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Mike Toyn

Abstract

This study explores the role that social networking sites play in the learning of post-graduate trainee teachers. It is part of a larger study that explored the role that technologies played in student learning via a Networked Learning framework. It draws upon the content posted to closed groups on social network sites, such as Facebook and WhatsApp, to explore two aspects of the impact these groups have.


Firstly, the impact on social cohesion; in other words, how the social network site groups support interaction online and subsequently, face-to-face interactions. Secondly, the impact on learning that interactions in these groups has. It uses a threefold analysis strategy: the temporal distribution of usage, the context for interactions and the topic of interactions.


It finds that there is a strong social element to student interactions which includes interactions relating to social activities but also interactions which provide moral support and encouragement as well as elements of humour. In addition to this are learning related interactions. These are widespread and cover both academic and professional learning. However, this is largely limited to interactions related to details, support, help and guidance rather than profound theoretical discussions.


The survey combines the analysis of the content and context of interactions with a temporal analysis of interactions to explore how the use of these interactions changes in relation to key events in the course such as assignment submissions or school placements. It finds that the participants are discerning users who adopt a functional approach to social network interactions. They make extensive use of such sites prior to assignment submissions or the release of assignment feedback. But, on the other hand, at times of high workload, such as school placements, they will prioritise activity with the greatest potential impact on their success. In other words, they do not allow themselves to be overly distracted by social networking.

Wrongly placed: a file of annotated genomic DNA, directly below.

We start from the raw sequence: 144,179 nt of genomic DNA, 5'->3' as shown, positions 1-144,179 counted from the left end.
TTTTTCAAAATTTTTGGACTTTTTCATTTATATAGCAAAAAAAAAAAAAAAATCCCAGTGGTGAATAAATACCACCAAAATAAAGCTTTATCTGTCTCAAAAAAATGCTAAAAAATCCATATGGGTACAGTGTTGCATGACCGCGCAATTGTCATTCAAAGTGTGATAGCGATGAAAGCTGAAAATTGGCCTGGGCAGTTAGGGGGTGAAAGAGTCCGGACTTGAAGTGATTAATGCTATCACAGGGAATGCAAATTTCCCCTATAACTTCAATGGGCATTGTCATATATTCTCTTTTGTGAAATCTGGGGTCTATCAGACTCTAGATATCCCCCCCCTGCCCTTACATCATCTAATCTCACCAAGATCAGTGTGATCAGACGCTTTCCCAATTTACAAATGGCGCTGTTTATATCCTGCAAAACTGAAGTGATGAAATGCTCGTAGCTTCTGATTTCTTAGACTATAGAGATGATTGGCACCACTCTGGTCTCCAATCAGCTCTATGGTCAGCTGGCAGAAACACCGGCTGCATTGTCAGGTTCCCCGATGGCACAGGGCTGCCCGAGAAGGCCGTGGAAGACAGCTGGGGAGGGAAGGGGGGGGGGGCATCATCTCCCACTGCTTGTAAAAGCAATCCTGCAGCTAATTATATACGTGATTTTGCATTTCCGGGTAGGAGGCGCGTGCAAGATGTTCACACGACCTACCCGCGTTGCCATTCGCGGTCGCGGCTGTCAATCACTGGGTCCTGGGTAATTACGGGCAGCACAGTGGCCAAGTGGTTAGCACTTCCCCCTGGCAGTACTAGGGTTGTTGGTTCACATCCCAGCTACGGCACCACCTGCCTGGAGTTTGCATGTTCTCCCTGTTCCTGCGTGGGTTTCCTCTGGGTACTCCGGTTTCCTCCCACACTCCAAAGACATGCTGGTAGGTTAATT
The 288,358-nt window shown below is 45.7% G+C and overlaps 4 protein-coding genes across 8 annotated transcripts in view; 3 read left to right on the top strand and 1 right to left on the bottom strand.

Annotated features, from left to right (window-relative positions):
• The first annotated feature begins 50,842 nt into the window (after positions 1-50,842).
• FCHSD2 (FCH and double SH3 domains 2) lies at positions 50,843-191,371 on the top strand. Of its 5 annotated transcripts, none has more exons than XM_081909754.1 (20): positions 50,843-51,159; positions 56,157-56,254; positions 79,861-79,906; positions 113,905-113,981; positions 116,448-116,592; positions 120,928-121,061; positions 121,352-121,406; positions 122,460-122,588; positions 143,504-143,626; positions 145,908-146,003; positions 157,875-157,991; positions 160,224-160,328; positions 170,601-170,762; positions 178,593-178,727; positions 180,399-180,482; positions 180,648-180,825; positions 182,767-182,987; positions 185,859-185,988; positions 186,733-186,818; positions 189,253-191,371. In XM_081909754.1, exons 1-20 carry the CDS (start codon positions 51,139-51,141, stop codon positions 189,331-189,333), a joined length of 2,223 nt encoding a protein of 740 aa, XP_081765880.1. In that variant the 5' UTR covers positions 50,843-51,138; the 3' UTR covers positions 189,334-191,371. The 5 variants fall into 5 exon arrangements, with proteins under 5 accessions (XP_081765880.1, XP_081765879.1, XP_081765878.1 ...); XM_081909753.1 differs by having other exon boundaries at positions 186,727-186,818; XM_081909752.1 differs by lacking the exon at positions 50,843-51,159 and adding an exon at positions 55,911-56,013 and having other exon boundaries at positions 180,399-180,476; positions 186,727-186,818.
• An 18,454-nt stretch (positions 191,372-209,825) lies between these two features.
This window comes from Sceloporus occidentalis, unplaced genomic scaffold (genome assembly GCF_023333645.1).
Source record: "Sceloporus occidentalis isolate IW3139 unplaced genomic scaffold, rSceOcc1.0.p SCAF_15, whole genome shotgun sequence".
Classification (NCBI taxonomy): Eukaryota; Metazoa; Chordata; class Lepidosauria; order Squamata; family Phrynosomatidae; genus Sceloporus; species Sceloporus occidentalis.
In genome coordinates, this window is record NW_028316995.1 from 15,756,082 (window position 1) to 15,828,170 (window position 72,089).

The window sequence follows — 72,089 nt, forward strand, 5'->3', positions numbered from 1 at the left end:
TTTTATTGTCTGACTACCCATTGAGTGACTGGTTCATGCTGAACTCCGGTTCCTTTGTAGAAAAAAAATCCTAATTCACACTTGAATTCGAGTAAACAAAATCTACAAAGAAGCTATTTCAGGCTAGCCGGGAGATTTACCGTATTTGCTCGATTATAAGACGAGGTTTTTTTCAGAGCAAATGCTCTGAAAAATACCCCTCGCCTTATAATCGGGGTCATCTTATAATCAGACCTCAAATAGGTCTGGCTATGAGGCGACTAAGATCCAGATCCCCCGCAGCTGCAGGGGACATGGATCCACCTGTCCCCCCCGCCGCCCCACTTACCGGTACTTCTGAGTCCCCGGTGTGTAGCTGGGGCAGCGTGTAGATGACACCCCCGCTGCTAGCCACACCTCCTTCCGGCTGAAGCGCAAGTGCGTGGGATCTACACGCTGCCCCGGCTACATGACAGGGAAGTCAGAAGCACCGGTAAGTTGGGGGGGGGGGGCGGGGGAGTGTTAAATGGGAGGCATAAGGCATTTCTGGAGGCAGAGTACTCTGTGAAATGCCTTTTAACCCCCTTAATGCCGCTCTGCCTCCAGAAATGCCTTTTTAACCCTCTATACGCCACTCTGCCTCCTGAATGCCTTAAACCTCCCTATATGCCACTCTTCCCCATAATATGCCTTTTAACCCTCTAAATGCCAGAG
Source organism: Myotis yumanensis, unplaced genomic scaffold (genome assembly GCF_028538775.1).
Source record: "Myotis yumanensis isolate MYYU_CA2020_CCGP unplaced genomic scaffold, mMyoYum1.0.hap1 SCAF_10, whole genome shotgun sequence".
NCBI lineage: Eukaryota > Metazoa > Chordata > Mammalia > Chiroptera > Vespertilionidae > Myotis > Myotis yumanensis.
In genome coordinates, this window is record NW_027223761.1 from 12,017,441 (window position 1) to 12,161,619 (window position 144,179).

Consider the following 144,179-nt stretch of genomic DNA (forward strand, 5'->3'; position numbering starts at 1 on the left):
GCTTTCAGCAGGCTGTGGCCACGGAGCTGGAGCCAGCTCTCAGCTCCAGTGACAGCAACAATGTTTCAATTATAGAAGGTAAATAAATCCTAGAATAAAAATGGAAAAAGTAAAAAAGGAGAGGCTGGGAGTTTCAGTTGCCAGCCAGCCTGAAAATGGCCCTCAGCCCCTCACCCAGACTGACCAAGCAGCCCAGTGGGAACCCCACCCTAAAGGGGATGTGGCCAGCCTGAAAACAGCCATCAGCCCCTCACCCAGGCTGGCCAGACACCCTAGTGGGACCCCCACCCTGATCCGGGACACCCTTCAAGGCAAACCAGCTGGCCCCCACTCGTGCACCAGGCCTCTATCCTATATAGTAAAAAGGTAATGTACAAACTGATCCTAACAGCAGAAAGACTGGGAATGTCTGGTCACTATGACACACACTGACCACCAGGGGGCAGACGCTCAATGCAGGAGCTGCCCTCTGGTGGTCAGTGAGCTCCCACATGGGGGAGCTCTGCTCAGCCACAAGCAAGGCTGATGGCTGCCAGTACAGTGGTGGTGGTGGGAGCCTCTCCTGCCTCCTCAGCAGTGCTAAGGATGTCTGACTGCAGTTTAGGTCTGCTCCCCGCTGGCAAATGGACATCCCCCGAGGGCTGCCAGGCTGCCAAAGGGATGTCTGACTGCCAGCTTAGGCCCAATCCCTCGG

It concludes that the social network site groups play an important role in supporting students to succeed on a busy and stressful course. Also, that students draw on social media in equal measure for social cohesion and learning related interactions. However, it must be noted that the learning interactions are typically around-task interactions rather than interactions at the heart of their learning.


 


 


 


 


 


 


 


 


 


 


 


 


 


 


 


 


 


 


 


 


 


 


 


 


 


 


 

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